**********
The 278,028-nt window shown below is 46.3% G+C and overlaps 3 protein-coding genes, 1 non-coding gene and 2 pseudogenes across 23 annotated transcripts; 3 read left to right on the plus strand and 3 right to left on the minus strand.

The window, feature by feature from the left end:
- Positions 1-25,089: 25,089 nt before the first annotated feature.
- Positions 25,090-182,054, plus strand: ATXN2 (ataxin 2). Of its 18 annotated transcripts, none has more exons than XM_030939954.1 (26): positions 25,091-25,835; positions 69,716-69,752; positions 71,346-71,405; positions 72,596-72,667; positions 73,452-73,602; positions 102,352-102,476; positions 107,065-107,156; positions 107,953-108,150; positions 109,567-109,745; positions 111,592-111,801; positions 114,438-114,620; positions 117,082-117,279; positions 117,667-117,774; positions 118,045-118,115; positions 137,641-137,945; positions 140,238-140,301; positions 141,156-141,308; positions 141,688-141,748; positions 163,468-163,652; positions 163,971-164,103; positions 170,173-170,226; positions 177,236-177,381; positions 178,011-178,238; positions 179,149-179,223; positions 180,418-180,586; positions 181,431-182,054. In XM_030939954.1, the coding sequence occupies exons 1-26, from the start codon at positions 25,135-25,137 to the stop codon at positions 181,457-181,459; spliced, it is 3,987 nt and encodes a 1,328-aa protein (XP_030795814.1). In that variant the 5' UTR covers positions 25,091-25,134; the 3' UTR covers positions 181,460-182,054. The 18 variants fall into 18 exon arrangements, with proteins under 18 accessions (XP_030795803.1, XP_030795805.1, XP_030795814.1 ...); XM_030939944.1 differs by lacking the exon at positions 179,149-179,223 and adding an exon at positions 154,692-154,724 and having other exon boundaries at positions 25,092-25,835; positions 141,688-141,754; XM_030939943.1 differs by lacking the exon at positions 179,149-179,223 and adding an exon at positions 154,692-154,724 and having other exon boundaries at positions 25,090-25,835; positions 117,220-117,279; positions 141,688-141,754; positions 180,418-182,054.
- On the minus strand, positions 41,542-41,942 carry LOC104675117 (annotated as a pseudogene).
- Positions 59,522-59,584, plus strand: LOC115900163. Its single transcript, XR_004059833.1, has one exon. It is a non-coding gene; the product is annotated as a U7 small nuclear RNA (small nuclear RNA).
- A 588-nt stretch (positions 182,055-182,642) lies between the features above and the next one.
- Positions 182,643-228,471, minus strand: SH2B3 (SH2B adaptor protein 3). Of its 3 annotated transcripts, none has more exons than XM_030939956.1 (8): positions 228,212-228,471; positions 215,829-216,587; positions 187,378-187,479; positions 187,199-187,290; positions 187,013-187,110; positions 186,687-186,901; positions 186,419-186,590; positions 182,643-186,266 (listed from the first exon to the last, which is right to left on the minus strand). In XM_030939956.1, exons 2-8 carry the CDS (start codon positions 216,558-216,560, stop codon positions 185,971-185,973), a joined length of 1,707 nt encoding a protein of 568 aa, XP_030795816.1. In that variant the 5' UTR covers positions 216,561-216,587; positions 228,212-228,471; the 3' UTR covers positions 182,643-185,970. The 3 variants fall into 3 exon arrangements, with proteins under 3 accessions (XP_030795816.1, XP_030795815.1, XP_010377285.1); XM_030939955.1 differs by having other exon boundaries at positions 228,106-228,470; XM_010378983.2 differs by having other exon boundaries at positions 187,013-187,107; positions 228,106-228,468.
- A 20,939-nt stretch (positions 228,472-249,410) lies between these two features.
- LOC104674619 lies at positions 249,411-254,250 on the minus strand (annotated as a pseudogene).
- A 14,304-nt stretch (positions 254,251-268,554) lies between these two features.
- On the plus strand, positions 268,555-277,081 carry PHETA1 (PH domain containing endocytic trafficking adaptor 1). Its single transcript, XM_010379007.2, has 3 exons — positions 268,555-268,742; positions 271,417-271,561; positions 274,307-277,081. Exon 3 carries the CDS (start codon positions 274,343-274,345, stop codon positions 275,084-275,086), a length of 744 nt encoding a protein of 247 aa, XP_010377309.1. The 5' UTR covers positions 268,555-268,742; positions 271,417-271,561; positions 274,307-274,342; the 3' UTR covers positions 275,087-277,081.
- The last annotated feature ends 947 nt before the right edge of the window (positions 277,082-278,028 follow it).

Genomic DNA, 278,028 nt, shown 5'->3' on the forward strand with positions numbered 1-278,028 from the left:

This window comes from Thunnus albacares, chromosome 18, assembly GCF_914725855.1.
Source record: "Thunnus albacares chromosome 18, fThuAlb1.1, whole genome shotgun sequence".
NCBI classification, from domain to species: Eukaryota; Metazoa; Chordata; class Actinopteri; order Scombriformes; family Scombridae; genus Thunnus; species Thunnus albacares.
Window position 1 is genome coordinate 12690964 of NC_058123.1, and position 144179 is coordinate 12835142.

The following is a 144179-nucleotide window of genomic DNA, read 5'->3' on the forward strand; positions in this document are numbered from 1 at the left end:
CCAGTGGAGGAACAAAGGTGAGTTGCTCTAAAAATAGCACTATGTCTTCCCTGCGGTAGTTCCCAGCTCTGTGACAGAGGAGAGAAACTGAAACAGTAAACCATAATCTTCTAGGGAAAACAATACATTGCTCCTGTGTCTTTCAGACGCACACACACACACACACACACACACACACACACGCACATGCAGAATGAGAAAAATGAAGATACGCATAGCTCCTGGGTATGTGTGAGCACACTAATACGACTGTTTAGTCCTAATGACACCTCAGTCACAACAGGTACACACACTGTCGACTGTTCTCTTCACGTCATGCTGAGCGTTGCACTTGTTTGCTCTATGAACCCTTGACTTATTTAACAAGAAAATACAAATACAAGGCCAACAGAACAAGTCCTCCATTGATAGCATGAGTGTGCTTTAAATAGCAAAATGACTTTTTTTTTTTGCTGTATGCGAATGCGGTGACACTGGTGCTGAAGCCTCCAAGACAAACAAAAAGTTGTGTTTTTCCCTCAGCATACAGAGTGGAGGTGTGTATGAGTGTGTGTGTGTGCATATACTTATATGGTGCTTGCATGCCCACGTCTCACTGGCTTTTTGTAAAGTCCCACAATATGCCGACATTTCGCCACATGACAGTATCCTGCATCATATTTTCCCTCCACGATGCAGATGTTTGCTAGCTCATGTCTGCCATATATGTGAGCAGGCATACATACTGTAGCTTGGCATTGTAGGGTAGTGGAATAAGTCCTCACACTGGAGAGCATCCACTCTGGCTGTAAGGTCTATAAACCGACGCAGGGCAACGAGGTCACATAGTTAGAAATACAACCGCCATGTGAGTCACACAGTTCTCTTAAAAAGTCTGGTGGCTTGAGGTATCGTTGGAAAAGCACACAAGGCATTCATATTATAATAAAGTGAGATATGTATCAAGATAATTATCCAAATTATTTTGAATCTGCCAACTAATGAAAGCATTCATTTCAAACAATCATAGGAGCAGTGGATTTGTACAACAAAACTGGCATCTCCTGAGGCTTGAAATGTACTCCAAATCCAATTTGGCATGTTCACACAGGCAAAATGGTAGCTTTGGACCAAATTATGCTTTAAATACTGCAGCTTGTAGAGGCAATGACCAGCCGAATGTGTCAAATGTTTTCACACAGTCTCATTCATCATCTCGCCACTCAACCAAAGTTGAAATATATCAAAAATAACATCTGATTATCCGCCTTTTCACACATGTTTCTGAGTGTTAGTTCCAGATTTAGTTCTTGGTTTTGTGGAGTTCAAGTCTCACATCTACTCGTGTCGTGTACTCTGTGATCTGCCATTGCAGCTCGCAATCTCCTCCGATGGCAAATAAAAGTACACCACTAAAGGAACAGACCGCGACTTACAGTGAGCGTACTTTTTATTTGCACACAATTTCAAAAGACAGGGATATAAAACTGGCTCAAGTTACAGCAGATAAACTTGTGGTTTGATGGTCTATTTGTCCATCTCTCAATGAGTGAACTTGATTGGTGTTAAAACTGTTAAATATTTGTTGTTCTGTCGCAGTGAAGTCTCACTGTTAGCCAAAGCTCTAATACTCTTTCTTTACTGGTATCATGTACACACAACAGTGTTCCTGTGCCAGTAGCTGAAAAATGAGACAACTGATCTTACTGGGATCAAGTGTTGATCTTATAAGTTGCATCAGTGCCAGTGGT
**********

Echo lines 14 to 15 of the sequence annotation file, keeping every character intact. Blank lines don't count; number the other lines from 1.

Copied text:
Genomic DNA, 278,028 nt, shown 5'->3' on the forward strand with positions numbered 1-278,028 from the left:

This window comes from Thunnus albacares, chromosome 18, assembly GCF_914725855.1.